Mexico’s Federal Comptroller’s Office has launched an inquiry into bribery charges against a Mexican unit of the American retail-giant Wal-Mart for allegedly bribing Mexican officials to obtain expansion permits.
The comptroller’s office announced Wednesday that it has embarked on auditing federal paperwork and permits for Wal-Mart de Mexico or Walmex, and that it would ask US authorities for information on the case, Reuters reported.
In case any violation is detected, the Mexican federal government would bring the respective public officials to justice, the supervisory body added.
The announcement came on the same day Mexican President Felipe Calderon lashed out at the Wal-Mart subsidiary during a speech in Houston, Texas, saying the scandal had made him “very indignant.”
Guillermo Tamborrel, a senator from Calderon’s conservative National Action Party, denounced the scam as an incident that “tarnished Mexico’s reputation,” saying, “We cannot let an international company come and corrupt our authorities.”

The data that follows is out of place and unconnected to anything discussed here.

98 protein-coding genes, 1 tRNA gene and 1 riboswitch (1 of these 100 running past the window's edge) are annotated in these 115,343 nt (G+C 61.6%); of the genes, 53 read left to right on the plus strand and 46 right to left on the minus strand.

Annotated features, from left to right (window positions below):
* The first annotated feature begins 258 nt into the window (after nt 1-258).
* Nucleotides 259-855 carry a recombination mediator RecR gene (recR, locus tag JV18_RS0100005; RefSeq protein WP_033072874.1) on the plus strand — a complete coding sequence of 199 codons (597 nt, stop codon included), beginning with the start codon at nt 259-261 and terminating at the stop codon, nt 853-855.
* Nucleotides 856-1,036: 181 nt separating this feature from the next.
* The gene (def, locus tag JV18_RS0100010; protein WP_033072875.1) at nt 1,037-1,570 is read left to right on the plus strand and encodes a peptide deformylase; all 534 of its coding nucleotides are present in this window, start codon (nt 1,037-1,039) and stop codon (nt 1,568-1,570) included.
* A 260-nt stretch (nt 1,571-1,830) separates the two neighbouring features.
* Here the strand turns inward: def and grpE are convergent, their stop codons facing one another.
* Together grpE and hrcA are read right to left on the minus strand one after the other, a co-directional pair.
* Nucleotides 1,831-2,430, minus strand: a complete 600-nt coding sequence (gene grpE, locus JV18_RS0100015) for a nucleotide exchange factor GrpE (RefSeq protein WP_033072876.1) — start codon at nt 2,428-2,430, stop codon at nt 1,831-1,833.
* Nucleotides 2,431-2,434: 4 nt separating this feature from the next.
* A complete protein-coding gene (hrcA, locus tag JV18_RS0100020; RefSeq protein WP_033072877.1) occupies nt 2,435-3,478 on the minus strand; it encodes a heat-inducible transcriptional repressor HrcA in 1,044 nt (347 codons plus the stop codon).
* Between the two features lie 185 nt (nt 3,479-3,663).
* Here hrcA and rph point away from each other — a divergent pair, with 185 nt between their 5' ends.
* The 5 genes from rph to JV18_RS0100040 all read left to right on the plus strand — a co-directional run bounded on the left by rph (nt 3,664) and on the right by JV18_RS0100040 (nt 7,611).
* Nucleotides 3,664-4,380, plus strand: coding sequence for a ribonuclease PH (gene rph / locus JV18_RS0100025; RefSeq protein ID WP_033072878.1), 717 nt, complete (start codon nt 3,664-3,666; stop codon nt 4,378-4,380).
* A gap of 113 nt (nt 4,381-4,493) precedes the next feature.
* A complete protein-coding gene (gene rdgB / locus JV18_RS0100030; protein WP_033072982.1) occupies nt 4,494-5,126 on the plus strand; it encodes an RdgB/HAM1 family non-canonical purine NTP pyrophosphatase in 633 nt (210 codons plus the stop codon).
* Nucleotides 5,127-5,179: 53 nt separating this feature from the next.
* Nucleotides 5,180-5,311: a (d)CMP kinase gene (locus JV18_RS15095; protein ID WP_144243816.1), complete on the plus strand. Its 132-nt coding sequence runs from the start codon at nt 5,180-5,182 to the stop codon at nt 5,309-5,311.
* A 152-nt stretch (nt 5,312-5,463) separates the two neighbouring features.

Meanwhile, a spokesman for Walmex said the company had not been notified about any such probe yet.
On Sunday, a New York Times report alleged that Walmex managers in Mexico silenced an internal investigation into hundreds of suspect payments worth more than USD 24 million made to expand its business in Mexico.
If the allegations are proved accurate, the company would be guilty of violating the Foreign Corrupt Practices Act (FCPA), a US law which prohibits the bribing of foreign officials to develop business abroad.
The world’s largest retailer already faces a criminal probe by the US Department of Justice over potential violations of the FCPA.
Shares of Wal-Mart reflected a 4.43-percent downturn in Monday afternoon trading.
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